with the beer bottles. the french had nearly given rear weary shrug. the attitude was that it was the quickest route to the nearest channel port. but by contrast they experienced an astonishing and sharp rise in morale. that was increased by the energy and self-confidence of the new prime minister who not only on -- warned of the battle ahead but seemed to look forward to them.
was told. he half turned to me and said and i think i see my way through. i was astounded and said do you mean that we can avoid defeat. or beat the best shirts of course i mean we can beat them. i don't see how you can do it. by this time he have sponged his face and turned around he said to me with great intensity.
that was a year and half away. and would seem even more remote possibility. until the japanese bombed pearl harbor. the intensity and his grasp of what was needed. unable to defeat the germans in north africa. until the find of history. and by churchill with president roosevelt finally brought the united states into the war.
better in that part of his nature in his strategy and his thinking is seldom remembered. his wise advice to pursue negotiations and diplomacy's so long as there's still hope remains true speaking to the school boys. never never never nothing great or small large or petty never give in except to convictions of honor and good sense never yielded to force.
in the balance between these two wise statements the whole art of statesmanship in character. of governing which saved britain in 1940 when she was alone they would still have to market the leadership the month of may 1940. it was a huge turning point. the british army was rescued. winston churchill assumed power asserting his full authority. making it clear on june 18, 1940. that hitler would have to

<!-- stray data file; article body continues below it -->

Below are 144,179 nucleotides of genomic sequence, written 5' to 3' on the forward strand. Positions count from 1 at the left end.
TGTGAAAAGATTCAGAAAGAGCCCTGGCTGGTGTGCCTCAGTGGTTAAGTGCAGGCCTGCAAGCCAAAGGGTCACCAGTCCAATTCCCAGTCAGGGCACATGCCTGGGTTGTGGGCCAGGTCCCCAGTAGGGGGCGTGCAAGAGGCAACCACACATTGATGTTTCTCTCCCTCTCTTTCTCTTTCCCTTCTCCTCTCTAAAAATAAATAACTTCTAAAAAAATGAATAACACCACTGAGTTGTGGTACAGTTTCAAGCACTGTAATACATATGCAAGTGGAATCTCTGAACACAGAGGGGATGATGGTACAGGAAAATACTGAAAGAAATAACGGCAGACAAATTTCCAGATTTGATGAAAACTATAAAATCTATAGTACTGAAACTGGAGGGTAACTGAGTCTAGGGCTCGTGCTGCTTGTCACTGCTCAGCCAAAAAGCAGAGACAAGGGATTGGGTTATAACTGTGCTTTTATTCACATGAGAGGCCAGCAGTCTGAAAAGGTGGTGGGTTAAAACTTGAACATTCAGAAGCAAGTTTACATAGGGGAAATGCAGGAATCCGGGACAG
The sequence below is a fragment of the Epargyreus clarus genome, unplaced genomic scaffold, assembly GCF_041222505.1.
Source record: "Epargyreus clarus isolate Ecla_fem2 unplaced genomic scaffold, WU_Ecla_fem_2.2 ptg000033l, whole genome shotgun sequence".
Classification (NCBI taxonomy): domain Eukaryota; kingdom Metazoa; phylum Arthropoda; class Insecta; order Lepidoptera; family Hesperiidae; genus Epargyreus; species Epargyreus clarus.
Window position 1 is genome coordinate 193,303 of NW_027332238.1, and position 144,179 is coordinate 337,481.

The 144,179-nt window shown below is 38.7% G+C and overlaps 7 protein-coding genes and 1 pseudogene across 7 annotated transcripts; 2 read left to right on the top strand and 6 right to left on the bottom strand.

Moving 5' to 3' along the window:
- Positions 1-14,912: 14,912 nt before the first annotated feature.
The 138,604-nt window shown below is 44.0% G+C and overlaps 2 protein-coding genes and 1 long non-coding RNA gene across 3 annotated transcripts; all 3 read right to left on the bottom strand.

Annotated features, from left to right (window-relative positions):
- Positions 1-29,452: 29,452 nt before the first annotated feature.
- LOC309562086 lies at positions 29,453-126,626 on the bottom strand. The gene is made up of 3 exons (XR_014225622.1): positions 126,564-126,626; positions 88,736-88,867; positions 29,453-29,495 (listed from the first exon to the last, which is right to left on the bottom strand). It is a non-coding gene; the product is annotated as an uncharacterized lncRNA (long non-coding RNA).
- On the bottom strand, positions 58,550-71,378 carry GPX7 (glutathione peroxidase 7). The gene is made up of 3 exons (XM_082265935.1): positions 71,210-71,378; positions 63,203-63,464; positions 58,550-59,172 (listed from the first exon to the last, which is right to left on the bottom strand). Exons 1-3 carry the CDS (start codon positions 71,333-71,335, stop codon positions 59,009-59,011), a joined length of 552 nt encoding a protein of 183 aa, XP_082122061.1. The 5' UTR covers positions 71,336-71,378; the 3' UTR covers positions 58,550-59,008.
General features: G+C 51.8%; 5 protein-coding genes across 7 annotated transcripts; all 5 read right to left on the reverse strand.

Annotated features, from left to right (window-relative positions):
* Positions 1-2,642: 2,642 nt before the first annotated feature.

break in that island the island or lose the war. the fact which was not lost on hitler. or fdr. and gave the british now that they were alone at last a curious and surreal kind of confidence best expressed in the letter to his mother the day france surrendered. now that they have no allies at all. he spoke to the whole nation. perhaps thinking of brexit. it still does.
movies my uncle, alex, produced in those he produced and directed and even bigger and more important group of movies, which had that country about the three brothers. that is to say they were produced by-- by my brother-- uncle alex and my father did the art direction, so that's a smaller slice of the pie than the whole pie and i like to think the movies on which all three brothers worked as the ones out of which i would pick my favorite. allowing for my fondness for the third man, which is produced by it might uncle alex of my father did the art direction, but my other uncle had nothing to do with it at all that i am enormously admiring of things to come in which all three brothers
were involved and which is an amazing futuristic film and has an enormous range of extraordinary performances by great actors. i am always delighted to see the private life which dates from 1933 to the year in which i was born because all three brothers worked on and my mother was in it, so i feel that's a particularly familiar picture and if i had to pick the all time movie of theirs which i would most like to see again, i think it would probably be either the one which my father won an oscar 19404 "jungle book" which was directed by my: produced by my other uncle and art directed by my father.
having said that i don't spend a lot of my time viewing the films of my family because that seems a strange thing to do. but, every once in a while i will pull out one and it generally speaking astonished by how much i like and how much and particularly by the sense of humor that runs through the scripts because my uncle alex had a sense of humor and i like to see that reflected in films and my uncle, shrewd use of camera and cutting switches extraordinary, films he made by himself are about extraordinary, the four feathers, drone, sound